Religious communities have long helped cultivate humanistic practices. We don't often think of ourselves in this way—but what if we did?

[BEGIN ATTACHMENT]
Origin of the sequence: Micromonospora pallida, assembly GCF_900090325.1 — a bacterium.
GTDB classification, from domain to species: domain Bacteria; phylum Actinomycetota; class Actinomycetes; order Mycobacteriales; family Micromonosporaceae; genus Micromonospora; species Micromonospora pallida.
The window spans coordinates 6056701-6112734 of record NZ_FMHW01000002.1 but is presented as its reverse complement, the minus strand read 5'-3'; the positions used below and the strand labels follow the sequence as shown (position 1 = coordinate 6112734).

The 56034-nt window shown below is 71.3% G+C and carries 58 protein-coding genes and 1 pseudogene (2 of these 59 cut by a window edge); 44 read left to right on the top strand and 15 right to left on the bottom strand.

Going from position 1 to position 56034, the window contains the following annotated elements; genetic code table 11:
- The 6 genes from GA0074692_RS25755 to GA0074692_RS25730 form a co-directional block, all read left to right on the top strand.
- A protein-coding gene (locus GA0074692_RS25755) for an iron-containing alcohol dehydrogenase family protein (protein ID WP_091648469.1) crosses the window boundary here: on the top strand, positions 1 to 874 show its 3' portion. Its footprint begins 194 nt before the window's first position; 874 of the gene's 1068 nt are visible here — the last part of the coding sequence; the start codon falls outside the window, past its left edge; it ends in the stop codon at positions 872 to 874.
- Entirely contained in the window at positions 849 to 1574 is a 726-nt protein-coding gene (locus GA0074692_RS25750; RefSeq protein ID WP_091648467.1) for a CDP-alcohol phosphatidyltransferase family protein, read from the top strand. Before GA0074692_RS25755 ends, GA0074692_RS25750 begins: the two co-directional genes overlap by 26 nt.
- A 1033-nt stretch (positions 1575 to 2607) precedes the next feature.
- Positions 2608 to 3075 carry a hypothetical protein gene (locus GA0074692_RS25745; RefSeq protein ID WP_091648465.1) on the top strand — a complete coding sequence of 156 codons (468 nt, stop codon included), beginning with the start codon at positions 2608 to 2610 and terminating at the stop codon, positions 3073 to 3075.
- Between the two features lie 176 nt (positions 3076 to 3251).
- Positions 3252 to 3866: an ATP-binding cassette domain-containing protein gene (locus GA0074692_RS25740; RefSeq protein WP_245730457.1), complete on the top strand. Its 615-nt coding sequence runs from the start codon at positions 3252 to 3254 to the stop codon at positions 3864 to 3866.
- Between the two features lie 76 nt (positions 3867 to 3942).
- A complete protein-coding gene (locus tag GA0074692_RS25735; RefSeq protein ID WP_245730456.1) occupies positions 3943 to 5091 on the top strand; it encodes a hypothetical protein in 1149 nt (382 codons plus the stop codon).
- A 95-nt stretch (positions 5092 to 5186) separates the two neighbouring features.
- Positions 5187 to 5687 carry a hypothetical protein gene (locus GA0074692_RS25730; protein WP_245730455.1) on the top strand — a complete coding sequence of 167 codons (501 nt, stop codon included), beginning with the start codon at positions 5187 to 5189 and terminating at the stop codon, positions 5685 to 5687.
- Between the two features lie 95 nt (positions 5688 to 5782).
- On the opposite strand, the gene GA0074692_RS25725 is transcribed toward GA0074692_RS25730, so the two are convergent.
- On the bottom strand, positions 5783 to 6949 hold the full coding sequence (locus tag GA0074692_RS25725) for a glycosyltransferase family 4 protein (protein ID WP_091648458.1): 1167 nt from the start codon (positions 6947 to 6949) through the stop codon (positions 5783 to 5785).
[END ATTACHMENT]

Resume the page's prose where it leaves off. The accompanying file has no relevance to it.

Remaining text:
If Americans of a certain age know anything about Puritanism, it is probably because they read something by the (atheist) historian Edmund S. Morgan, the great Yale scholar who died July 8. His book The Puritan Dilemma—which used the life of John Winthrop to describe the Puritans’ religious and political project in America—was widely assigned in high schools and colleges. I had the good fortune decades ago to take a graduate class from Morgan on American colonial history.